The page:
Java. Joe. Brew. Dirt. Mud. Cuppa. Brain Juice.
I’m hooked on coffee and caffeine, not just my morning mug of coffee, but three or four more mugs during the day. My morning mug is Folgers Dark Silk; later in the day I usually drink Green Mountain Dark Magic (Extra Bold). I always take my coffee black, no sugar. I know I’m not the only one addicted to coffee and caffeine. Coffee is the world’s second-most consumed beverage. The top coffee-producing countries by tonnage are Brazil, Vietnam, Indonesia, Colombia, Ethiopia, and Honduras.
Folgers coffee is a blend of mountain grown Arabica and Robusta beans. Green Mountain uses only Arabica beans in Dark Magic. There are 124 known coffee species and 60% are at risk of extinction in the wild. Arabica and Robusta are the most cultivated varieties and both are threatened by climate change. The International Union for Conservation of Nature lists wild Arabica plants in its “near threatened” category with the likelihood of extinction by the end of the century.
Cultivated Arabica and Robusta plants grow best in cooler highlands where beans ripen before being roasted. Coffee farms and farmers are threatened by increased exposure to heat, drought, and the expanding range of pests as the planet warms.
Coffee scientists are trying to find wild species that can be used in commercial production before they go extinct. One of the most promising varieties is Liberica excelsa which is native to tropical Central Africa. While it makes an aromatic brew, it is more difficult to cultivate because it beans on 24 foot tall trees rather than bushes and workers need ladders to harvest them. Because of their size, Liberica excelsa trees also takes longer to mature and produce fruit.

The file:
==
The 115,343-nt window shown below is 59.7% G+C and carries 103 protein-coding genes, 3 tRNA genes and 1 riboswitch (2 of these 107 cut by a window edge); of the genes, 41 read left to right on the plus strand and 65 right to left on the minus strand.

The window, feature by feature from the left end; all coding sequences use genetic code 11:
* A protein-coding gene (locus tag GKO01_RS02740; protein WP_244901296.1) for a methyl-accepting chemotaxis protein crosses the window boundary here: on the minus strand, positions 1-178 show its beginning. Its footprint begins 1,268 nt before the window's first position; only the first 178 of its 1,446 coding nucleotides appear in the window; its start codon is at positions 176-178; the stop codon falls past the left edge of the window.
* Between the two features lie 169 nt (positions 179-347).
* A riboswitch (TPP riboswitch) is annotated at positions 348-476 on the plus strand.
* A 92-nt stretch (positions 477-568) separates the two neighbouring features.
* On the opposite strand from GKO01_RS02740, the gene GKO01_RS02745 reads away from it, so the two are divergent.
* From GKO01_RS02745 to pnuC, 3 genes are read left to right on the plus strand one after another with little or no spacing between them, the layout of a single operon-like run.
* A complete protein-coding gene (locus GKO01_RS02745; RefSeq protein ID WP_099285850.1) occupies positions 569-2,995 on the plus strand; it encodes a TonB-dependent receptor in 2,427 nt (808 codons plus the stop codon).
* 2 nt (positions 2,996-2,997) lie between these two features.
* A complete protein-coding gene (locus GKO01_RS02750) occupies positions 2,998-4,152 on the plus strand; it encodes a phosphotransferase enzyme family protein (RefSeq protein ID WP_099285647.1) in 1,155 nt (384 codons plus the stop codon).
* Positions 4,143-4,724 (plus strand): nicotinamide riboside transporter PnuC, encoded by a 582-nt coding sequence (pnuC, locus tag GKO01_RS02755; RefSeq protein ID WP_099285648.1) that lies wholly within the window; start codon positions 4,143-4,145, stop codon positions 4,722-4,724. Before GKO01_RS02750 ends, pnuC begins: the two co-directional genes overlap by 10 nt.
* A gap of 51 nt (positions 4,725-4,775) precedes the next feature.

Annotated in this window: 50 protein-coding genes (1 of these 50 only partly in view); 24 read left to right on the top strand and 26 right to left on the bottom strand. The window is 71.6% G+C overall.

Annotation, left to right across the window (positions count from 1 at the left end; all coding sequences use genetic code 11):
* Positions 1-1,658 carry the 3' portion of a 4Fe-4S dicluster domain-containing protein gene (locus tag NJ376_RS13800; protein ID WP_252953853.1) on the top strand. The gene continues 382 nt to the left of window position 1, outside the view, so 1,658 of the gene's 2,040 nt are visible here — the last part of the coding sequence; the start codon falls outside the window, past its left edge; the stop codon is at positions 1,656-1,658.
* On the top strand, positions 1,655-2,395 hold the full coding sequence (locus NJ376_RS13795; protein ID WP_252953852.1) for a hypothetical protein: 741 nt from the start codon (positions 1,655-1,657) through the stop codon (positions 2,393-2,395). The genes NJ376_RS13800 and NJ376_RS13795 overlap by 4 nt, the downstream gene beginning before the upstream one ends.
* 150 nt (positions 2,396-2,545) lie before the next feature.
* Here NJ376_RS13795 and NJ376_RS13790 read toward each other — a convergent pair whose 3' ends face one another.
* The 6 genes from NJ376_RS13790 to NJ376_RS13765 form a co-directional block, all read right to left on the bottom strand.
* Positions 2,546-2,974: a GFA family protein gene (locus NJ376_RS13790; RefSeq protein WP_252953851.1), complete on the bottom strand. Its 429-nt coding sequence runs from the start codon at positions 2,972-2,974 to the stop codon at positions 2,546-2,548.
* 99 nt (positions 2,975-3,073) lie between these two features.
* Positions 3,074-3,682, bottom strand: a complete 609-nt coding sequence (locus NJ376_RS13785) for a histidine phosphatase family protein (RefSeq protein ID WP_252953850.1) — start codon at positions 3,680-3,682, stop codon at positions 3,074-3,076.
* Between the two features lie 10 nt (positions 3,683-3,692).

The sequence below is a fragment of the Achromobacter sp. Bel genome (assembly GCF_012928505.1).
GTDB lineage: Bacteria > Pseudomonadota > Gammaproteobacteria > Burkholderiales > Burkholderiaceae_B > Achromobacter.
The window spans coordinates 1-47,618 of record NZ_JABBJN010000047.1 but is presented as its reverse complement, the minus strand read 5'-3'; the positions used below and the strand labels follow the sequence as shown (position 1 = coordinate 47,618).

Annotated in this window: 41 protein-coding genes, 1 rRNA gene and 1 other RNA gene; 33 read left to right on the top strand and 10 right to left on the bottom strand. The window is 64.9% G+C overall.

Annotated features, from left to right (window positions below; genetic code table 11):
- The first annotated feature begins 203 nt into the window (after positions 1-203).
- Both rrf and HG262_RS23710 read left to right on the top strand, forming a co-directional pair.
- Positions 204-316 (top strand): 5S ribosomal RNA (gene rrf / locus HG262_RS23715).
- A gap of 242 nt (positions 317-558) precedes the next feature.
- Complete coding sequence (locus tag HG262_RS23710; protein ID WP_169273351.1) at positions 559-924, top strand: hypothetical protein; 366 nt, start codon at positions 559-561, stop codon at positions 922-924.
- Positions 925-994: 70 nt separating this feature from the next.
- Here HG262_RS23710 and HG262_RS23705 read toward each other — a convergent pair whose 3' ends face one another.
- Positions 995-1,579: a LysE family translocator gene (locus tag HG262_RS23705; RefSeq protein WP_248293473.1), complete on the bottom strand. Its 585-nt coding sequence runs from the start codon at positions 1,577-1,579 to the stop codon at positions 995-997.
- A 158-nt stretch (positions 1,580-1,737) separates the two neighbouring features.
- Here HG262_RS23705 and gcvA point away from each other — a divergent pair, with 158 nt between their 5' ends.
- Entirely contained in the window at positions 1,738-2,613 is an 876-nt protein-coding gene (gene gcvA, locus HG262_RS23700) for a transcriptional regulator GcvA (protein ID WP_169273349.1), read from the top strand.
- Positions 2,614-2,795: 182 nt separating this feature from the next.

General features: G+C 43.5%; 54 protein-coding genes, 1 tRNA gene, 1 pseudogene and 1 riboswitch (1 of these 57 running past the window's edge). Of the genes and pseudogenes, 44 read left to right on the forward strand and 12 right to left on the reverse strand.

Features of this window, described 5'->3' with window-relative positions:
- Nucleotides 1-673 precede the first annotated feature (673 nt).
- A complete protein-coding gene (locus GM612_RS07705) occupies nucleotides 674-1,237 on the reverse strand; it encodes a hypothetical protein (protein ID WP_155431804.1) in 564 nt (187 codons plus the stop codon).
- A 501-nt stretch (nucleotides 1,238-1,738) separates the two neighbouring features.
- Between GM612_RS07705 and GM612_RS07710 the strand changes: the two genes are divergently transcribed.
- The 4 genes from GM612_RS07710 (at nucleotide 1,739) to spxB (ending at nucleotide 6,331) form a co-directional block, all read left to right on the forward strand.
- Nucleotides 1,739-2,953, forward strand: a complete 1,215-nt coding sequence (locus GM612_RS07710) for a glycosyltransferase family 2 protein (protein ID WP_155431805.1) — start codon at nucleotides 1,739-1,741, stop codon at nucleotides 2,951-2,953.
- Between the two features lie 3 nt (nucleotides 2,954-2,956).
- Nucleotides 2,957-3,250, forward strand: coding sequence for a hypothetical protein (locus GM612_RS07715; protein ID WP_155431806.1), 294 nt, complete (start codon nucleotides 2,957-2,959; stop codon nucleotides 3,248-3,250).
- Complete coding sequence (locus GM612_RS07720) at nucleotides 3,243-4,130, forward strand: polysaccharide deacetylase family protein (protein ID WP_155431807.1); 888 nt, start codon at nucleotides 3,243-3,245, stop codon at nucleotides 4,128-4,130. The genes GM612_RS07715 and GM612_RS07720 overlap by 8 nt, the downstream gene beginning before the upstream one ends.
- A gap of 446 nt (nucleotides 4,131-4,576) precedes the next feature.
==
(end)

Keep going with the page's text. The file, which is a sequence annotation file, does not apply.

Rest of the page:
Climate change is not just impacting on the convenience and taste of western coffee drinkers like me. The U.S. National Institute for Health and the Intergovernmental Panel on Climate Change report that climate change will reduce worldwide yields and decrease coffee-suitable land by 2050. Mesoamerica would likely experience a decrease of up to 30% and Brazil 25% in the area suitable for Arabica coffee. Chaos at the U.S. southern border is largely a result of the impact of climate change on Central American coffee production. The World Bank estimates that over 200 million people across Sub-Saharan Africa, South Asia, Mesoamerica, Eastern Europe, North Africa, Central Asia, East Asia and the Pacific will be forced to leave their homelands by 2050.
To grow and ripen, coffee beans depend on a specific sequence of seasons and when climate change alters the pattern coffee production declines. Because Guatemala borders both the Atlantic and Pacific Oceans, it is especially hard hit by tropical storms, either when they reach landfall or when they don’t, leaving the country trapped in drought. Over twenty percent of the population of Guatemala now faces dangerously high levels of food insecurity. Almost half of Guatemalan children under the age of 5 suffer from chronic malnutrition and it is worse in rural areas of the country.
Another big problem related to climate change is the emergence in the region of a fungus, La Roya, that thrives in warmer temperatures and infests coffee plants. By 2014, more than 70 percent of Guatemala’s coffee crops was infected with La Roya, causing the loss of 100,000 agricultural jobs in the country. So far it has also devastated coffee production in El Salvador and Costa Rica.